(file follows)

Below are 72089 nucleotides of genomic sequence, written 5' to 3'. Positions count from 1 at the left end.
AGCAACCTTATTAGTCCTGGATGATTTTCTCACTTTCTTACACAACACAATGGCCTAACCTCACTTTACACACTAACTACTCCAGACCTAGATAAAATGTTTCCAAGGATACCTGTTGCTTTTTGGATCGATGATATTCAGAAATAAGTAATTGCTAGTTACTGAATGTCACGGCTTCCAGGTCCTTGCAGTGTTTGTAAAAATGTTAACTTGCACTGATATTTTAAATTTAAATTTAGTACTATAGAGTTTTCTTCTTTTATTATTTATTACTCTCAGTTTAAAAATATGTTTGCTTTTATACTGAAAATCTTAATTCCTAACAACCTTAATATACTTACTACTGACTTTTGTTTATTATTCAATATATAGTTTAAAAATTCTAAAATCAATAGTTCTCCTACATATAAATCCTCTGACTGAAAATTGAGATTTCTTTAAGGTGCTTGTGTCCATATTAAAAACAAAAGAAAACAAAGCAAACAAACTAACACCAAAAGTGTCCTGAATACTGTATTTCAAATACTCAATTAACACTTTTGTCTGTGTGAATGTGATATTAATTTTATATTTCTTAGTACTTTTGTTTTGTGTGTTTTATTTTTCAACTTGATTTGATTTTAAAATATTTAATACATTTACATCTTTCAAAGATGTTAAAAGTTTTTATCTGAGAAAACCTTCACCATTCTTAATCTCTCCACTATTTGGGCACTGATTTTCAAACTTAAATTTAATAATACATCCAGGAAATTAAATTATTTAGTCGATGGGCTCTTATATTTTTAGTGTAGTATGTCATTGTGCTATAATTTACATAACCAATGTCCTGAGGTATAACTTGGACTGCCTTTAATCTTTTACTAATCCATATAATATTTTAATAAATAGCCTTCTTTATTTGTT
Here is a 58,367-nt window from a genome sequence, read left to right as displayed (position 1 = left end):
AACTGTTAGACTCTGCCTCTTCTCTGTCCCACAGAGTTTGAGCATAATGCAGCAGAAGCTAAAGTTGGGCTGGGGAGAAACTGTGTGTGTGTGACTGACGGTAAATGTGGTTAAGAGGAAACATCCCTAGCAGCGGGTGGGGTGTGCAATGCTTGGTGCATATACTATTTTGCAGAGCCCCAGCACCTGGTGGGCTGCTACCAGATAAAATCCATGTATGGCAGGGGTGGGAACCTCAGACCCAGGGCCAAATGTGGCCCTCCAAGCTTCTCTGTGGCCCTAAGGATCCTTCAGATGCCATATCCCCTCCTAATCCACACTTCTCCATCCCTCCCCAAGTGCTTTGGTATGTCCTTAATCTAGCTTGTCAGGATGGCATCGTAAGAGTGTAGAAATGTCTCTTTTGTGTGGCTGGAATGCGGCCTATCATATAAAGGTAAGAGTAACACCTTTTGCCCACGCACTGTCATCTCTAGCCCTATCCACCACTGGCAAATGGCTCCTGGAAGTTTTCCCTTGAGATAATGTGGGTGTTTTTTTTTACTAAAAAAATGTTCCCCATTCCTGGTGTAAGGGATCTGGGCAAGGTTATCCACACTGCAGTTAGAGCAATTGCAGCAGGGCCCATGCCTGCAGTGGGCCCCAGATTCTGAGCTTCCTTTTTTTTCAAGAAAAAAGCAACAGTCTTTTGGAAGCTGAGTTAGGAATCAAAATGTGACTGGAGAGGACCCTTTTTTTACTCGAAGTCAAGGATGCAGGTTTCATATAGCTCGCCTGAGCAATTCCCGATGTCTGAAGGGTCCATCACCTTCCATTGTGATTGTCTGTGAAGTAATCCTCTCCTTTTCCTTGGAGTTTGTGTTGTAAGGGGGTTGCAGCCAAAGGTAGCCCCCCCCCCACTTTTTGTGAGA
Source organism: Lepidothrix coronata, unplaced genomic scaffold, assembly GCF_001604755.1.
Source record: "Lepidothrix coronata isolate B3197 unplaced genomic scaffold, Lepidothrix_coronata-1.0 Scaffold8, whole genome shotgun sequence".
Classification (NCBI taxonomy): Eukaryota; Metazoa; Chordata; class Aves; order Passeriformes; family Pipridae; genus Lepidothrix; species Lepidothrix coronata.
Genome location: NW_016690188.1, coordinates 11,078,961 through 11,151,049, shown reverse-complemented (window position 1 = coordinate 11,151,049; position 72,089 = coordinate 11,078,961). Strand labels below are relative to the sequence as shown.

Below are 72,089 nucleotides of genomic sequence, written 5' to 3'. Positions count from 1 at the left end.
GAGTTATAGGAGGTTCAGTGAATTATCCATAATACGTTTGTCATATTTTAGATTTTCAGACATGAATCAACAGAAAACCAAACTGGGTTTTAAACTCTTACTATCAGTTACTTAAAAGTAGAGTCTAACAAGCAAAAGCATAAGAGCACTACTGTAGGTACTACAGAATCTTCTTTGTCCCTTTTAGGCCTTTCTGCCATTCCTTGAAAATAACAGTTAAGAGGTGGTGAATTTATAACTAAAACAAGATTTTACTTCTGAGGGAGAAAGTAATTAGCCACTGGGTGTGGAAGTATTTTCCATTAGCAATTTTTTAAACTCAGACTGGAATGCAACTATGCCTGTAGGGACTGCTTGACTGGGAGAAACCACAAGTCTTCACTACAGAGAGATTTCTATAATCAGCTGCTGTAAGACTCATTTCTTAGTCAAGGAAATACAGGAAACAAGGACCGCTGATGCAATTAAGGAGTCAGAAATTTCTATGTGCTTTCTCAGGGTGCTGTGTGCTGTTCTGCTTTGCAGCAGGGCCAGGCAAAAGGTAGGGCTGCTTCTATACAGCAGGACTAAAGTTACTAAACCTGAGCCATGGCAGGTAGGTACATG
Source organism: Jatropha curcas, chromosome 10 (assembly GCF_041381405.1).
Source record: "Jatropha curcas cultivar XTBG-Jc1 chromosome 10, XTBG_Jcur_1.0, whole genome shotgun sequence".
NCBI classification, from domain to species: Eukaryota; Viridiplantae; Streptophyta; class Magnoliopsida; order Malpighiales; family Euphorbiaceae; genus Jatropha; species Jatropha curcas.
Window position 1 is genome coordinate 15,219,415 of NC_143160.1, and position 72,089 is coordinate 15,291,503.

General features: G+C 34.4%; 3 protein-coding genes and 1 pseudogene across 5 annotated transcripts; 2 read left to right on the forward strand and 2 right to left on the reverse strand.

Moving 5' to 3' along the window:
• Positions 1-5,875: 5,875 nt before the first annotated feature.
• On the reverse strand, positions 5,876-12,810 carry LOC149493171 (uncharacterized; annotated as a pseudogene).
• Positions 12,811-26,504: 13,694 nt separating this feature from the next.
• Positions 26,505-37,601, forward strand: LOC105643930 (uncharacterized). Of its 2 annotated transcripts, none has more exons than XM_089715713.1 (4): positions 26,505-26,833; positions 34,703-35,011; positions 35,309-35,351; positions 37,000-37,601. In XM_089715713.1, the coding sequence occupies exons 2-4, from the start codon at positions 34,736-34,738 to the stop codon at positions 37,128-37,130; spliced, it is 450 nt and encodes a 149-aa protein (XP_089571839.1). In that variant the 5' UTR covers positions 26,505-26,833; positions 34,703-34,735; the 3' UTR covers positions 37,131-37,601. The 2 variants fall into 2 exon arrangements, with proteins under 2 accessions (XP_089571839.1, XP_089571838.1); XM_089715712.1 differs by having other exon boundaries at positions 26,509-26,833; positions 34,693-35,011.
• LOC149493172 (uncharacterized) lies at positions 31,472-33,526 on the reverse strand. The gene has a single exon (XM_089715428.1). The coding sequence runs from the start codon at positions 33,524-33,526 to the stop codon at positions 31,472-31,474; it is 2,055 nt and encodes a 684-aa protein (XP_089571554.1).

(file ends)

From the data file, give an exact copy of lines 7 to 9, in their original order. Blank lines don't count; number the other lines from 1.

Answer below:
Classification (NCBI taxonomy): Eukaryota; Metazoa; Chordata; class Aves; order Passeriformes; family Pipridae; genus Lepidothrix; species Lepidothrix coronata.
Genome location: NW_016690188.1, coordinates 11,078,961 through 11,151,049, shown reverse-complemented (window position 1 = coordinate 11,151,049; position 72,089 = coordinate 11,078,961). Strand labels below are relative to the sequence as shown.

Below are 72,089 nucleotides of genomic sequence, written 5' to 3'. Positions count from 1 at the left end.